Trigger warning: discussion of sexual assault and rape.
On the cover pictured above, Lisa Taddeo’s Animal is described as a ‘raging, funny and fierce thriller’ by the Financial Times. In my honest opinion, it is probably only two of those things, and it is certainly not funny. Taddeo’s debut novel follows Joan, a thirty-seven year old woman who flees from New York to Los Angeles after her (married) ex-lover Vic kills himself in front of her as she’s out for dinner one night. Now, in the sweltering and sticky heat of the Topanga Canyon, she starts searching for ‘the one person alive who can help her make sense of her past:’ a young fitness guru named Alice. In short, Animal is a story about sisterhood, sex, and the insidious ways in which your past can follow and practically hunt you down.
If someone asked me to describe myself in a single word, depraved is the one I would use.Animal by Lisa Taddeo, p. 9.
It becomes clear almost immediately that Joan is exactly as she describes herself to be: depraved. The second word she would use to describe herself is ‘survivor’, and this is also incredibly apt. Joan is a particularly complex and troubled woman, who has a rather concerning relationship (or actually, lack thereof) with women. Not just with the women in her life, but women as an entire social group, as a gender. As a small child she constantly wanted to be around her mother, despite how cold and unloving she was to her. Often, she would crawl into her mother’s bed at night, in an attempt to cuddle into her side, only to roughly be told to go back to her own bed. Near the end of the novel, she says that she hated her mother simply ‘for being a woman’, but at the same time she was completely captivated by her. On the other hand, she is incredibly familiar with men, mostly married older ones, and strategically so. Joan is used to men giving her expensive, luxurious items that she might want but has no real need for, which feeds into her love of the ostentatious. On the whole, her lovers are either older and married to other women, or much younger and more carefree: they are never her own age, never that similar to her. Although she’s made it this far without close women in her life, except her Aunt Gosia, her story within Animal will come to be shaped by female relationships, both new and old.
Rape is a word used with increasing frequency throughout Animal, and shockingly so. Within the first twenty-five pages, Joan pictures herself being raped. Later, she describes her first intimate encounter with Vic, in which he lays her head on his lap on his head, as a ‘small rape.’ Throughout the novel, Joan will describe a series of what she calls ‘small rapes’, those seemingly insignificant encounters with men in which they do violate you, but not violently or obviously so. Those instances when their gaze lingers too long and far too intimately, when a hand applies gentle but determined pressure. The multitude of her experiences, largely traumatic and sexual, have made her a fundamentally erotic being. As a child, she was strangely inappropriate and overtly sexual, and her aunt taught her how to use this to her advantage. At one point, she describes her first intimate encounter at age ten (though she pretends to be old enough to have a seven-year-old daughter) with a man in his mid-40s, a sexual assault, and her second-hand experience of her grandmother’s rape.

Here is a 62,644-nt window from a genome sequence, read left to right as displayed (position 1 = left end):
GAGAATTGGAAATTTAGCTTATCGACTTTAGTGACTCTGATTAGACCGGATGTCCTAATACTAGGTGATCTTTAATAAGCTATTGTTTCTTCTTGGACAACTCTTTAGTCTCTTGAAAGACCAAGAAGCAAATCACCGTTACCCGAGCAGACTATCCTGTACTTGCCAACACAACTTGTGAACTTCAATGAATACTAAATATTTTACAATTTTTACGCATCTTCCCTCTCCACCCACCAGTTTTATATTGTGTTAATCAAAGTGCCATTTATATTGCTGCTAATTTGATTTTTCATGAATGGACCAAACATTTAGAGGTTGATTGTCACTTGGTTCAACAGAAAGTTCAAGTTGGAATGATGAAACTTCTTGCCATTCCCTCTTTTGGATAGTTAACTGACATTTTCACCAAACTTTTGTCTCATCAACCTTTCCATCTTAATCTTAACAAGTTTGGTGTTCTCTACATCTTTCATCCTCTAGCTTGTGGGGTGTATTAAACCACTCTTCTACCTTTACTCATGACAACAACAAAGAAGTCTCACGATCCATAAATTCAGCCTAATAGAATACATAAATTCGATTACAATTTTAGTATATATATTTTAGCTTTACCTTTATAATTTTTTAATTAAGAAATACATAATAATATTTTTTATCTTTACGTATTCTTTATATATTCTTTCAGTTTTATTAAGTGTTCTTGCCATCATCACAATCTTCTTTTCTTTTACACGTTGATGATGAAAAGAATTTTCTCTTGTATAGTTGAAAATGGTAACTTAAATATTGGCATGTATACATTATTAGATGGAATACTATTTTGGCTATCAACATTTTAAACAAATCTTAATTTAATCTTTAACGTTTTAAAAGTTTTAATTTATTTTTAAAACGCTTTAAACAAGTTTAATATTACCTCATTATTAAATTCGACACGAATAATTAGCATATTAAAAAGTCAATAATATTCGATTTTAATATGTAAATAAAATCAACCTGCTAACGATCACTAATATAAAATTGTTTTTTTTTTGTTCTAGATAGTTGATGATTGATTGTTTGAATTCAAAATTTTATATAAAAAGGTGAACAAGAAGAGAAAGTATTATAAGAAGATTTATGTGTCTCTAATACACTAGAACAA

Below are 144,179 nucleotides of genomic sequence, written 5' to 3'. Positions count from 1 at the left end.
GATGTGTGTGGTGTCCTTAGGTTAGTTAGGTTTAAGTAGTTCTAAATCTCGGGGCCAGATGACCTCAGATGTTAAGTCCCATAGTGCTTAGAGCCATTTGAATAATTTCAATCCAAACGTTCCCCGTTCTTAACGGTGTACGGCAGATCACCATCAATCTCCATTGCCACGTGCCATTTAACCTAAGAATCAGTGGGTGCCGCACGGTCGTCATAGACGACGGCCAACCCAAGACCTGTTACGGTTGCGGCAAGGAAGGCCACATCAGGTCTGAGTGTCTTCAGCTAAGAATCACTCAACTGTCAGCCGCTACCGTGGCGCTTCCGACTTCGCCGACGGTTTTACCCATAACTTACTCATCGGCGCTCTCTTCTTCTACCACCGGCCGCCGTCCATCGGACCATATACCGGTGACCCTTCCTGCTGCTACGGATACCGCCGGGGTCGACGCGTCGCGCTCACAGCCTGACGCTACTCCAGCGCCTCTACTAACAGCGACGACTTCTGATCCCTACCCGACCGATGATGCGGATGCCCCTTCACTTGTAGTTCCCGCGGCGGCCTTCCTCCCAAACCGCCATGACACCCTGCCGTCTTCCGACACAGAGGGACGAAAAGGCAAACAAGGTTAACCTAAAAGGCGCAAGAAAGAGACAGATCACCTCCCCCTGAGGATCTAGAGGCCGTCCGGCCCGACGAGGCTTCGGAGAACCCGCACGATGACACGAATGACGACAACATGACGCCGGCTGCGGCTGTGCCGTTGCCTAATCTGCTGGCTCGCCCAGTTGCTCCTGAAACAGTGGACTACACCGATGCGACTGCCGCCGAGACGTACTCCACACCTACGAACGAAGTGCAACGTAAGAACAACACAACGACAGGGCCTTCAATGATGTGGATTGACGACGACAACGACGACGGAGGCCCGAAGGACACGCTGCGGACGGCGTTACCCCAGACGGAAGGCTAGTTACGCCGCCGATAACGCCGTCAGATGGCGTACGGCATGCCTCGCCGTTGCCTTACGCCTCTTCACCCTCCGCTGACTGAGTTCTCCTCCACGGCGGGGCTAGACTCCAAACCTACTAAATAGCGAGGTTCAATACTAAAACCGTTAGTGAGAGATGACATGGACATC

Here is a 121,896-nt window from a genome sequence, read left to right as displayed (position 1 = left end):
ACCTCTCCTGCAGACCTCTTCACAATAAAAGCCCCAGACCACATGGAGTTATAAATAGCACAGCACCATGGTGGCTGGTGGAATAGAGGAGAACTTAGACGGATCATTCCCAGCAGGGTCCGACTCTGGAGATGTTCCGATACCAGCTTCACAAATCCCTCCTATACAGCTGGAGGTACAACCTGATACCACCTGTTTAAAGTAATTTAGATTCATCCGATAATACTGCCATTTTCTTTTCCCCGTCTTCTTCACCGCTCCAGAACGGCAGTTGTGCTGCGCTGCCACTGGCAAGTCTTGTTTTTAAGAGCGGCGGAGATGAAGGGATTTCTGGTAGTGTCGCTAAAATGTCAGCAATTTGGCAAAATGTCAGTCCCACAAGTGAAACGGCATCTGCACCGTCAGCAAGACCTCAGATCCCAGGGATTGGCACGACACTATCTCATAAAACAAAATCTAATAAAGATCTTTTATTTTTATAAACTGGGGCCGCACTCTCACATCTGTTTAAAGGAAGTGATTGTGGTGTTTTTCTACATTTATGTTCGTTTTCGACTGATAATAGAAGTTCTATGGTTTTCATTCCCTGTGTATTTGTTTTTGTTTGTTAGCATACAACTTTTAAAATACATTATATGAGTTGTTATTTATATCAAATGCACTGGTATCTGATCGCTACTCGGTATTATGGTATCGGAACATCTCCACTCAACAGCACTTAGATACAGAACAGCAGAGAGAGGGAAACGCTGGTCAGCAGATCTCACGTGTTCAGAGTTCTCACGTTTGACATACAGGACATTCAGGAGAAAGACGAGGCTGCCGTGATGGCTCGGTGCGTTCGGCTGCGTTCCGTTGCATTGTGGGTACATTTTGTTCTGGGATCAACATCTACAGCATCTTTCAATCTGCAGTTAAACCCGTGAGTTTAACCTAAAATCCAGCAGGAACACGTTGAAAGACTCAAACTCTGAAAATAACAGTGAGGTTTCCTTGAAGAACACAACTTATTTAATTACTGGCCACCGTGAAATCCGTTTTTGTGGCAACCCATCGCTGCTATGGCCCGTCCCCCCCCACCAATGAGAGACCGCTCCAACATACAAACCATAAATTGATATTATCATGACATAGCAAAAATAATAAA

Animal largely seems to be a story about relatively unhinged and somewhat terrifying women: there’s Joan, who uses sex as a strategic tool, is wholly scared of other women, and is frightening in her pursuit; there’s Eleanor, delusional, vulnerable, and only slightly homicidal; and Alice, who is a tad coldhearted and cruel, and just a little bit overfamiliar; as well as Mary, who is lonely, depressed, and livid. As well as these women in the present, through flashbacks we encounter Joan’s mother, who was distant, cold, but ferocious.
Overall, by the novel’s end I was completely disgusted. I finished the book solely to know how it ends, and I found it wholly unsatisfying. I don’t entirely see why this has been hailed as an enjoyable or amazing read. It’s unbelievably graphic and unnecessarily so. I think it was more than possible to illustrate the ways in which Joan has been abused, and will go on to abuse others, without repetitively graphic and unsettling scenery. Finally, it’s erotic in all the wrong ways. The heavy focus on sex means that sex scenes are beyond common, but many of these are tinged with violence. In fact, I think the majority of the sex depicted by Taddeo here cannot be appropriately described as consensual. Alternatively, I think the writing here is quite fearless. There are moments you can enjoy or find satisfying, albeit rather briefly, and I can see that Animal speaks to wider issues of gendered violence and sexual and familial trauma. I’ve said before that I love books that are impactful, and will stick with me for at least a short while after I’ve finished them. And Animal certainly does that, but for all the wrong reasons. All in all, I’ve given it three stars; underneath all the uninhibited depictions of sexual violence, trauma, and slight body horror, there’s definitely a fascinating story that deserves to be told. But, and I’m not too sure when, Animal crossed one line too many for my personal tastes.